My recent foray into the world of Facebook prompts me to write a hommage to Lynne Quist's excellent blog on the differences between American and British English, Separated by a common language. There was a very useful post there on differences in American and British educational terminology and school year nomenclature, but it didn't answer a question Facebook's terminology raises. My school and university were listed, so I could add myself, once I had realised that I should enter my university as my school and my school as my high school. But I was baffled and defeated by the requirement to describe myself as year of NNNN. Is this the year I left, or the year I started my so-called education at those institutions? Other irritatingly alien features of Facebook include the choices available to describe one's politics, restricted to 'very liberal', 'liberal', 'moderate', 'conservative', 'very conservative', 'apathetic' or 'libertarian'; these categories might make sense in the USA, but not elsewhere. Wisely, unlike the UK Census, the Facebook programmer's have left the many varieties of superstition well alone, so the religious views or lack of them may be described in free text. More positively, I found the relationship status amusingly flexible. Options are: 'single', 'in a relationship', 'in an open relationship', 'engaged, 'married', and 'it's complicated'. I wonder how many people choose the latter. I see I can also choose to describe myself as looking for 'friendship', 'dating', 'a relationship', 'random play' or 'whatever I can get'. I can't imagine that I will make much use of Facebook or of LinkedIn, which I also recently joined.
I installed the new version of the Google toolbar in Firefox, in order to use the web history feature. I was fascinated to see that, listed as it should be, first on the list of blog buttons I could add is that of the Abergavenny Petanque Club. Here is true fame.
The TLS reproduces D.J. Taylor's introductionto the forthcoming reissue of the Gorse trilogy, under the title, "the lost worlds of Patrick Hamilton". His phrase, "the laureate of the saloon bar", sounds derivative to me, and the jibe that Hamilton was a "doctrinaire Marxist" is unnecessary; I have never read a less doctrinaire Marxist writer, but otherwise Taylor is worth reading. Black Spring's edition is due for publication on 7 June, according to their website, though Amazon announce it for the 21st of the month .
I look forward to widespread panic after tonight's Panorama which will claim, misleadingly, that the use of wifi carries health risks. See here for a counterblast from the Guardian or this Pubmed search. For myself, I wish wifi networks were stronger. I am fed up with AirTunes cutting out when I try to play my music and I have totally failed to get my son's laptop to see the network at all. Wearing chain mail underpants while using wifi seems to me a small price to pay. Does anyone remember when Panorama used to be a programme of repute?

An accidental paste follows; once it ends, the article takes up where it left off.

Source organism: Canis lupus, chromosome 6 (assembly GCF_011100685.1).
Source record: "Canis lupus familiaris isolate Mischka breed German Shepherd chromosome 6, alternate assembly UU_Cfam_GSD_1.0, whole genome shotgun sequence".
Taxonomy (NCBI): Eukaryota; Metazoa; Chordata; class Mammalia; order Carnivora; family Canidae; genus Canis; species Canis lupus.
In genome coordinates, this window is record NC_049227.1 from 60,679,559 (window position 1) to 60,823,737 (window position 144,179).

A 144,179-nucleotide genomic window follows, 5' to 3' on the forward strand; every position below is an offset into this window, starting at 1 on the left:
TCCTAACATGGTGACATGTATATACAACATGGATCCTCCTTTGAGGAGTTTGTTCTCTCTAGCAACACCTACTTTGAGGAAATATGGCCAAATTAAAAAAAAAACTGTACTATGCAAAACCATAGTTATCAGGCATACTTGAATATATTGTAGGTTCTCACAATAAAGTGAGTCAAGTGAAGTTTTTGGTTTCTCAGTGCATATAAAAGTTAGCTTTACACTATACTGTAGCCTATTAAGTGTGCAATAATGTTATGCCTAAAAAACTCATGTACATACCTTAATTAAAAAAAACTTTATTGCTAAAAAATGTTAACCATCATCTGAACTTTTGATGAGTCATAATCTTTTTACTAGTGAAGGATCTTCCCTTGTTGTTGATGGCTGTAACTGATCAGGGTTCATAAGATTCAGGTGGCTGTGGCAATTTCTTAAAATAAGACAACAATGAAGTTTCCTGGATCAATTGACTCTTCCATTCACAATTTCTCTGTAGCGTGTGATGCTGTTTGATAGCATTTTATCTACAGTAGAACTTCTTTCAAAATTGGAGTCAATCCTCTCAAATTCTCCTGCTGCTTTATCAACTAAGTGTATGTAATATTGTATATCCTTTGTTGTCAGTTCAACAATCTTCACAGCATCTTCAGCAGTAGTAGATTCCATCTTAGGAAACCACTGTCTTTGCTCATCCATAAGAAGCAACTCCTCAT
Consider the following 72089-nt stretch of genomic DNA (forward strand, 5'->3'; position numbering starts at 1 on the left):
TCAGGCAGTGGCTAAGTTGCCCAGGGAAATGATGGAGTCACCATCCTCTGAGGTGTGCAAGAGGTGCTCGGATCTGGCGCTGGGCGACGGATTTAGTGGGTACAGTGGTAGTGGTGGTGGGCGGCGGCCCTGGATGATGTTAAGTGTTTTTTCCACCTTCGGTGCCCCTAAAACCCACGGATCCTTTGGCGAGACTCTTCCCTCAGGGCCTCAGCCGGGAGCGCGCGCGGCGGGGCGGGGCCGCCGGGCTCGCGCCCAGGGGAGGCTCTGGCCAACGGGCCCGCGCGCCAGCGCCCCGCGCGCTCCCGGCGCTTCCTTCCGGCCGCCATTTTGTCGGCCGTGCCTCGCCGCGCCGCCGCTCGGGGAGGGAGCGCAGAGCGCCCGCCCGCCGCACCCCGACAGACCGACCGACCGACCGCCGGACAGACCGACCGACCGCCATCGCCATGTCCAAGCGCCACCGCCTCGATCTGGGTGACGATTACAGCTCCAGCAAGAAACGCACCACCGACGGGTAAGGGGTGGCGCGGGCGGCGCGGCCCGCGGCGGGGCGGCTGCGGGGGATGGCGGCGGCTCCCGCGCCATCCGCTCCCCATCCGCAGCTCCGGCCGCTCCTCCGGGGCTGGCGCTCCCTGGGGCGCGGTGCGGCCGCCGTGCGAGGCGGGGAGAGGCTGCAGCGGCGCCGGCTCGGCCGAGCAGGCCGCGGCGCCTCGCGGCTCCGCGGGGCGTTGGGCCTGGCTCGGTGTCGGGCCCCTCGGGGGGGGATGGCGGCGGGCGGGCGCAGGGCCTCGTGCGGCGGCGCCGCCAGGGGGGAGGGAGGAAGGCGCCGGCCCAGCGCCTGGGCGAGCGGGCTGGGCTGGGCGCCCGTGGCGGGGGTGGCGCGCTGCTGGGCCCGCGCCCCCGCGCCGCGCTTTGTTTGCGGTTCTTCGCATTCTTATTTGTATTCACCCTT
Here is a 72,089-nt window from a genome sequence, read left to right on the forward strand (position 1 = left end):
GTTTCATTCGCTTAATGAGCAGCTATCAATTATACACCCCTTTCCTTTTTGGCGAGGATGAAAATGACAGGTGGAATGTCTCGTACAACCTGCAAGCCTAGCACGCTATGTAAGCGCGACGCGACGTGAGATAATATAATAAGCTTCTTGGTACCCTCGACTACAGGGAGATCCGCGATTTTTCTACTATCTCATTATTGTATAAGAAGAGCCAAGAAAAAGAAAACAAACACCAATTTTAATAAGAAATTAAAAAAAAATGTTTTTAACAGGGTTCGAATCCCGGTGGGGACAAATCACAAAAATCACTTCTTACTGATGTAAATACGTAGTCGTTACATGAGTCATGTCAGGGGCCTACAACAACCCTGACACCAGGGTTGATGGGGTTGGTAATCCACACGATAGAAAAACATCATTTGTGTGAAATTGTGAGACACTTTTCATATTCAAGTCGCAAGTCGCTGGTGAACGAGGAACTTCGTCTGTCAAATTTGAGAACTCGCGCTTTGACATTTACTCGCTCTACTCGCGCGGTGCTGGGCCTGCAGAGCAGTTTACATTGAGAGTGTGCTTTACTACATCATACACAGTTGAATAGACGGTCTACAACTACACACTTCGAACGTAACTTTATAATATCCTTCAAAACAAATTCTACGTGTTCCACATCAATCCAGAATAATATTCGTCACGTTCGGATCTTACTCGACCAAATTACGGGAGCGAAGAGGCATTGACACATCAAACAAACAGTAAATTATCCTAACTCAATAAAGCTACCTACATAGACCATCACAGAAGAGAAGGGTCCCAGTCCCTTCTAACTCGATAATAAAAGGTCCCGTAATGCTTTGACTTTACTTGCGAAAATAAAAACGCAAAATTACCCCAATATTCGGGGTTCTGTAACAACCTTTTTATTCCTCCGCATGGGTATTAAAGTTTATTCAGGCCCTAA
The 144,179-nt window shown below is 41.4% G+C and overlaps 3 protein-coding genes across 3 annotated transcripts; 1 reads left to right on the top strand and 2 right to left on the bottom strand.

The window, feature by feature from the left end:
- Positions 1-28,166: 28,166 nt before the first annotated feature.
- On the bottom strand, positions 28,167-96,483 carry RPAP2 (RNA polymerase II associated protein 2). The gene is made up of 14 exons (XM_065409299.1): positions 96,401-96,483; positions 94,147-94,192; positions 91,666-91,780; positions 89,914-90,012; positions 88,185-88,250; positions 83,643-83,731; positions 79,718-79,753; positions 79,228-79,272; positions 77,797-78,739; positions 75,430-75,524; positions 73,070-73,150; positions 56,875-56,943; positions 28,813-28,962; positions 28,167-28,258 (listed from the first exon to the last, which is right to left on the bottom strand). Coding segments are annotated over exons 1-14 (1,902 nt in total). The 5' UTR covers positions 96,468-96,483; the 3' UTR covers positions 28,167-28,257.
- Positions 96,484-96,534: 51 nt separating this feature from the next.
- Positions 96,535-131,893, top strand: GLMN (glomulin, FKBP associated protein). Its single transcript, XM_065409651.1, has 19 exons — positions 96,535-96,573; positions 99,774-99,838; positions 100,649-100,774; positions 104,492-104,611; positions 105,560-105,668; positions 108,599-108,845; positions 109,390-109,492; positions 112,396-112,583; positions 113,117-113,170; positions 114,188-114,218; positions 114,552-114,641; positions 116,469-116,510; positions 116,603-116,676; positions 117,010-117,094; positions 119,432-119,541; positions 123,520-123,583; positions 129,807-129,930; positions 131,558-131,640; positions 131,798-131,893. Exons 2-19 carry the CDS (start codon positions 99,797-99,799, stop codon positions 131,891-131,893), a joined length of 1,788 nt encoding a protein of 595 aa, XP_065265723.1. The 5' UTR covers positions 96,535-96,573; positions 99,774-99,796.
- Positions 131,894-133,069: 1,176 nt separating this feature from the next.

More than once, Tim Coates's Good Library Blog has claimed that large numbers of public library authorities pay CILIP subscriptions for their staff. He, and one or two commenters on his posts, claim that if this were not the case, libraries would have plenty of money for resources. Further, they imply that the underfunding of public library services under the current and previous governments is a figment of the imagination, that public libraries are in fact well-resourced, but that the money is wasted on salaries and CILIP subscriptions for overpaid professional librarians. There is a good case to be made for employers supporting their staff's professional memberships. But Tim's claims are wrong. I and others have asked Tim for evidence. I have worked in libraries for 29 years, in a variety of sectors of the profession, and have never had my CILIP, or before 2002, my Library Association or Institute of Information Scientists, subscription paid for me. It emerges he knows of "more than two" library authorities who pay CILIP subscriptions, but he declines to identify them. Over at Michaels's 025.04 blog* he has set up a poll. So far 231 people have voted, and only 4% have a CILIP subscription paid for them by a public library employer.
* The name, 025.04, is a librarian's joke, it being the Dewey Decimal classification class number for library operations.
I went to my local public library, Seaford library, part of East Sussex County Council's libraries. Through their website I can renew and reserve, using my ticket number and a PIN. The PIN was set when I joined, at a distinctly unmemorable number. "Please could you change it to something easier to remember?", I asked. "Oh no, we can't do that", was the answer. "Perhaps your headquarters can?" "No, nothing we can do." I used the web form on the e-library to send an enquiry to headquarters, which has gone unanswered. I don't have a detailed knowledge of the library system they use, DS's Galaxy, if I'm not mistaken , but I do know that even ten years ago, a very long time in library automation, I installed Sirsi's Unicorn at the Royal College of Veterinary Surgeons and library staff could easily change PINs for readers. While I'm on the subject, why on earth does the East Sussex catalogue only allow users to request items already in stock? No one library service can hope to satisfy the purposive reader, to use a phrase from my library school days, but to request anything not in stock obliges one to fill in a paper form. On some occasions, staff have even tried to tell me that is impossible to request items not on the catalogue. Library 2.0 is all very well; East Sussex readers have yet to experience Library 1.0.
Update: I eat many of the words above, for this afternoon I was contacted by Anita of East Sussex libraries. It is possible for branch library staff to change a PIN, and soon they will launch a new version of the online catalogue which will, inter alia, allow users to change their own PINs.